By Micha Green
Representation matters in the classroom, government, pulpit, entertainment venues, and medical facilities — perhaps particularly in health environments.
Let’s face it, people want someone caring for them that they feel understands what they’re going through. While the Black experience is not monolithic, there are ties that bind, and with systemic racism at the forefront of the common thread, there are challenges that African Americans face that — well — other Black people just understand best. And that’s why it is important to have African American health providers.
According to a 2021 UCLA study, the proportion of Black physicians in the United States has only increased four percentage points over the past 120 years, and the amount of Black male doctors has not changed since 1940.
UCLA researchers examining Black doctors evaluated U.S. Census Bureau findings, revealing that in 1900, when 11.6% of the nation’s population was Black, 1.3% of the country’s doctors were Black; and in 1940, when 9.7% of the population was Black, 2.8% of the nation’s physicians were Black, with 2.7% men and 0.1% women. In 2018, when 12.8% of the U.S. population was Black, 5.4% of the physicians were Black, with 2.6% men and 2.8% women.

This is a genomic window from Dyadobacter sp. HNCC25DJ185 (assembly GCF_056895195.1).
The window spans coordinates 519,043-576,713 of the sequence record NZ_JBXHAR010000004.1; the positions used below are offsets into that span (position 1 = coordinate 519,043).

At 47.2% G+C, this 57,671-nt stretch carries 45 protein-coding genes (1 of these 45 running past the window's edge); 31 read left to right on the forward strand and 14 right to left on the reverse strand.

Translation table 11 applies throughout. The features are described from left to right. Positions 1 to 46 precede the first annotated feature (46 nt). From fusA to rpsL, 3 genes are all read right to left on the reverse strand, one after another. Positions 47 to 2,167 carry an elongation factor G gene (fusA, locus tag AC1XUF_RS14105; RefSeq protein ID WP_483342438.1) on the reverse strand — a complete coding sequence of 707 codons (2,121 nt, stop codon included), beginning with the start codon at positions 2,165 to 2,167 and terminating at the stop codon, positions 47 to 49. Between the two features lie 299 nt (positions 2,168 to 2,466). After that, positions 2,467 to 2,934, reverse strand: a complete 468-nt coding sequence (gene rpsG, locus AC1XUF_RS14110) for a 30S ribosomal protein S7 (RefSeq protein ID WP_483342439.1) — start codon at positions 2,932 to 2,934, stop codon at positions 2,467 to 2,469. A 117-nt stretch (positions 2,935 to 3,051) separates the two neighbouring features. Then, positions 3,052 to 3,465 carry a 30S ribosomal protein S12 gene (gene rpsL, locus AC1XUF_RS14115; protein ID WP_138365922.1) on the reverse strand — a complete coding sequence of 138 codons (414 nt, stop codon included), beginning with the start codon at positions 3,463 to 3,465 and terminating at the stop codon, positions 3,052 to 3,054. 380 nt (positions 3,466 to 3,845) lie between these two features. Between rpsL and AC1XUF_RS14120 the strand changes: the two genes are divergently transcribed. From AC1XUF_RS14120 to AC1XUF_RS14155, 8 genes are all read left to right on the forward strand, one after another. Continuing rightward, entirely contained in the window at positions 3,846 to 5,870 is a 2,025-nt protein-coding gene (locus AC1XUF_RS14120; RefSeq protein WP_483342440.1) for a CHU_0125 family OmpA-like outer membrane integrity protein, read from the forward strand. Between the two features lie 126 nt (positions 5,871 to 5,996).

With the Black community’s justified mistrust of the health system due to horrifying historic events such as the Tuskegee Experiment, it is even more important to appeal to African Americans’ need for trust in health care. One major way of building trust is having more folks to trust, and in this case, that’s Black doctors.
It’s time medical schools nationwide work diligently to attract, accept and provide more benefits and resources to produce more African American physicians.
Get Word In Black directly in your inbox. Subscribe today.